30. 30. Who Is Breathing North OmahaStation Pollution• Residents in 3-mi radius : 43,133• Average income: $13,858 (70% of Nebraskaaverage)• People of color : 56.7%Coal Blooded Grade: F
    31. 31. Death and Disease Attributable to Fine ParticlePollution From North Omaha Station(SOURCE: Clean Air Task Force—Abt Associates)Type of Impact Annual Incidence ValuationDeaths 14 $100,000,000Heart attacks 22 $2,400,000Asthma attacks 240 $13,000Hospitaladmissions10 $240,000Chronicbronchitis9 $3,900,000Asthma ER visits 15 $6,000
    32. 32. ??What Are Our Stories??
    33. 33. PROFITS OVER PEOPLE
    34. 34. Anti-Regulatory InvestmentsCompany Total Spent on Lobbying in 2010Southern Company $13,220,000Edison International $13,080,000American Electric Power $10,313,196Duke Energy $4,800,000Dominion $2,050,000First Energy $1,865,000Xcel Energy $1,720,000DTE Energy $1,500,000
    35. 35. Fighting Renewable Energy• Southern Company successfully opposed aplan to create a national electricity market in2004 and has dedicated significant moneyand effort to fighting the Renewable PortfolioStandard (RPS), which would require utilitiesto purchase 15% of their power fromrenewable sources by 2020.
    36. 36. CNN NEWSROOM-HurricaneIssacMALVEAUX: And Senator, finally, why is it that PlaqueminesParish did not get that support for a levee?LANDRIEU: Because the Corps of Engineers has a formula thatthey use to determine where they are going to build orreinforce the levees, based on economic impact ….you get lesspoints if there is less of an economic impact……
    37. 37. CEO Compensation for 2010 at Companies Owning theTop EJ OffendersCompany CEO Name CEO CompensationEdison International Theodore F. Craver Jr. $9,536,038Dominion Thomas F. Farrell II $16,924,385DTE Energy Gerald M. Anderson $5,601,383Duke Energy James E. Rogers $8,815,181Xcel Energy Richard C. Kelly $9,956,433Southern Company Thomas A. Fanning $6,019,151First Energy Anthony J. Alexander $11,627,657[i] AFL-CIO CEO Pay Database, Accessed November 2011 http://www.aflcio.org/corporatewatch/paywatch/ceou/industry_2011.cfm
    38. 38. Our Overall Economic Plight• While the national rate of unemployment during February2012, was 8.3% that rate is nearly double of AfricanAmericans at 14.1%.• A report by the Pew Research Center revealed that the wealthdivide between whites and people of color hit a record high in2009, with the median wealth of white households 20 timeshigher than black households
    39. 39. Deepening Disparity• The average CEO compensation for thesecompanies in 2010 was $9,782,889 while theaverage worker in these companies made$33,840.• On average the CEOs at these companieswere compensated at 289 times the rate ofcompensation for the average worker.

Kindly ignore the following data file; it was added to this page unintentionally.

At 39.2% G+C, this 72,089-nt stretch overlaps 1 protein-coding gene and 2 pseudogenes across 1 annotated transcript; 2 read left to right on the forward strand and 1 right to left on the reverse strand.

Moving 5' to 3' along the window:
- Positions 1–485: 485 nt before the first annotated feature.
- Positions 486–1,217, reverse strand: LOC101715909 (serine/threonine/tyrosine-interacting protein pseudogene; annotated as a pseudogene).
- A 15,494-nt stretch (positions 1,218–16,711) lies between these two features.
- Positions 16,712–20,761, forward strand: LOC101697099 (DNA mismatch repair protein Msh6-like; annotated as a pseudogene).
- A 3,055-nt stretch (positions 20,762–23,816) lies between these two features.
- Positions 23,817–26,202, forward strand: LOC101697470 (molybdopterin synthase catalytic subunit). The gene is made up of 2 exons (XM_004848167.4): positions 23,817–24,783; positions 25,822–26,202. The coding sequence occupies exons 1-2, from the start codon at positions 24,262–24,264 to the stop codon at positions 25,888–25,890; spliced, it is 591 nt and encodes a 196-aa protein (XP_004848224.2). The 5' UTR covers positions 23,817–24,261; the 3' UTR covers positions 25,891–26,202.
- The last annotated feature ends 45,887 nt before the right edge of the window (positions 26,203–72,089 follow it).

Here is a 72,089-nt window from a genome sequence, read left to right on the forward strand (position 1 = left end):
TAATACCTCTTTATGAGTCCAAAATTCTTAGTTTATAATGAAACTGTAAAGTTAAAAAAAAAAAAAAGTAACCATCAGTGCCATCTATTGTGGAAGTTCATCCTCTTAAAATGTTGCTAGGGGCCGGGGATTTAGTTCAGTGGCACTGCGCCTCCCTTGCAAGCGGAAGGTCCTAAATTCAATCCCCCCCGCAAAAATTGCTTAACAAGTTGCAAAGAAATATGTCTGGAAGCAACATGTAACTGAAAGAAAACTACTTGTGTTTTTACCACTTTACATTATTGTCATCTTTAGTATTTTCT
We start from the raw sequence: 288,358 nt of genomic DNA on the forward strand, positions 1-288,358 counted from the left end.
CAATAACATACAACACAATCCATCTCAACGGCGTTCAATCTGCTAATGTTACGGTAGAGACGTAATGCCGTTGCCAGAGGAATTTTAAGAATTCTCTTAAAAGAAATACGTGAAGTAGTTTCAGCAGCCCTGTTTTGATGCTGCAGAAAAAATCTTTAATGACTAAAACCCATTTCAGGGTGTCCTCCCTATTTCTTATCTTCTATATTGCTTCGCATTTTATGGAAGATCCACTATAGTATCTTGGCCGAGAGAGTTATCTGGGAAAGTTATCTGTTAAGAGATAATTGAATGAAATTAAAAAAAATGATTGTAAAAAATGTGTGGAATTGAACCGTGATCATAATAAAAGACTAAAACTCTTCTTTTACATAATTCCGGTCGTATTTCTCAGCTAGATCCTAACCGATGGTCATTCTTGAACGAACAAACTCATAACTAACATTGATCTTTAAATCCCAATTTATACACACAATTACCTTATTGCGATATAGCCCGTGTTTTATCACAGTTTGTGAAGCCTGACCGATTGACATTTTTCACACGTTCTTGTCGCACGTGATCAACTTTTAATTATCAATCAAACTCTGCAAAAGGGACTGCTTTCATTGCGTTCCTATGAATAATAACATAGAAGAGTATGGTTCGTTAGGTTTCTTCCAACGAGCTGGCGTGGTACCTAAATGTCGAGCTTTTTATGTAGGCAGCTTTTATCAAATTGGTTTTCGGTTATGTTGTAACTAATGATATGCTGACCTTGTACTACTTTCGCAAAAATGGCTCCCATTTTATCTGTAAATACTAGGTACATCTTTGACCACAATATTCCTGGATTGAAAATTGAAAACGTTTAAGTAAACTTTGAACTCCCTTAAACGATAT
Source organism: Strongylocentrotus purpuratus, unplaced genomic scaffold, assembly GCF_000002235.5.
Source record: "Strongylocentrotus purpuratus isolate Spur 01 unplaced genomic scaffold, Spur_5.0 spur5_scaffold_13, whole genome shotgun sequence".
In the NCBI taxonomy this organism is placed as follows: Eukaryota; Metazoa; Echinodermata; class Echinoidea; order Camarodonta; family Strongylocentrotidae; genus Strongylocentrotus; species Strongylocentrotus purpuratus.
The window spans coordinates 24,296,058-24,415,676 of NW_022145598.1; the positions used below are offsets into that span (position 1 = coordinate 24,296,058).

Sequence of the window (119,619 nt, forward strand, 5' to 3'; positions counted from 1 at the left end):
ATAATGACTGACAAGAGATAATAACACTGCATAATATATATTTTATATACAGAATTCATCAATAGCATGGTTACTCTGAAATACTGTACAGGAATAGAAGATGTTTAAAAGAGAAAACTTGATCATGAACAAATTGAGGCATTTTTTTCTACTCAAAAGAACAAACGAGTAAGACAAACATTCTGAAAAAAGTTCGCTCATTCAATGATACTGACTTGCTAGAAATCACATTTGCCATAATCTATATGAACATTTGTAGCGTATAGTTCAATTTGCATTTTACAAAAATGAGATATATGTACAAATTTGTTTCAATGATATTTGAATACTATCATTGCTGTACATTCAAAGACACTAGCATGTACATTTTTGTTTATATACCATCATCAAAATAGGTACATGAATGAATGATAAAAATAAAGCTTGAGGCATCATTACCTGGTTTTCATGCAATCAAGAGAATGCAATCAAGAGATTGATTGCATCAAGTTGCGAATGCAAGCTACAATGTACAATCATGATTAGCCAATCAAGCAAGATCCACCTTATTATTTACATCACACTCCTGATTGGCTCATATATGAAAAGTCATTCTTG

40. 40. ADDRESSING COAL POLLUTION
    41. 41. Additional Key ConsiderationsRevenueJobsElectricity
    42. 42. Options• Pollution Controls• Conversion to Cleaner Forms of Energy• Plant Closure
    43. 43. What Is Our Aim—What Do WeWant?
    44. 44. What Are We Going To Do?
    45. 45. OPPORTUNITIES
    46. 46. What are these numbers?$40 Billion1.1%.001%
    47. 47. Energy Efficiency
    48. 48. Wind Energy
    49. 49. Solar and Geothermal Energy
    50. 50. Promoting Local Ownership• Local ownership programs can create two to threetimes as many jobs per megawatt produced. Andthese local jobs keep over three times as muchmoney and wealth in a community compared to bigcompanies.
    51. 51. Forming ObjectivesWhat Will Get Us to What WeWant?
    52. 52. • Who Has Power Over What We Want?• What Will Influence Those in Power?
    53. 53. Objectives
    54. 54. Objectives cont’d
    55. 55. Objectives, cont’d
    56. 56. MAKING THE PLAN
    57. 57. Tactics• Direct Negotiation• Town halls with testimony• Postcard/letter writing campaign• Shareholder resolution• Advocacy Day on Capital Hill• In-district educational visits to congressional representatives• Demonstration in front of power plant or corporate offices ofowners• Legal/Litigation Action• Engaging with EPA and other regulatory agencies andinstruments• Boycotts• Media blitz for public awareness and support raising as well asshaming of the perpetrator: op-eds, radio/TV interviews, newmedia (Facebook, Twitter, YouTube, etc.)
    58. 58. EducatingOurselvesIn Florida
    59. 59. EducatingOurselvesIn Chicago
    60. 60. Rising Up—Taking Action!
    61. 61. Communities Across theCountry Are Recognizing theImpact of Coal On TheirWellbeing and They AreLaunching the Resistance!http://www.youtube.com/watch?v=yLlJPVi8uao&feature=plcpRising Up—TakingAction!
    62. 62. Advancing Just Policy
    63. 63. Confronting Plant Owners—Callingfor Corporate Responsibility
    64. 64. Legal Action--MATS Intervention
    65. 65. CurtailingFinancing
    66. 66. What are Our Individual and GroupAssets?• Knowledge• Skills• Relationships• Institutions• Allies
    67. 67. Summarizing Our 6 Month Plan
    68. 68. Jacqui PattersonDirector, Environmental and Climate JusticeProgramjpatterson@naacpnet.org443-465-9809ECJ Programecjp@naacpnet.org410-580-5794ThankYou!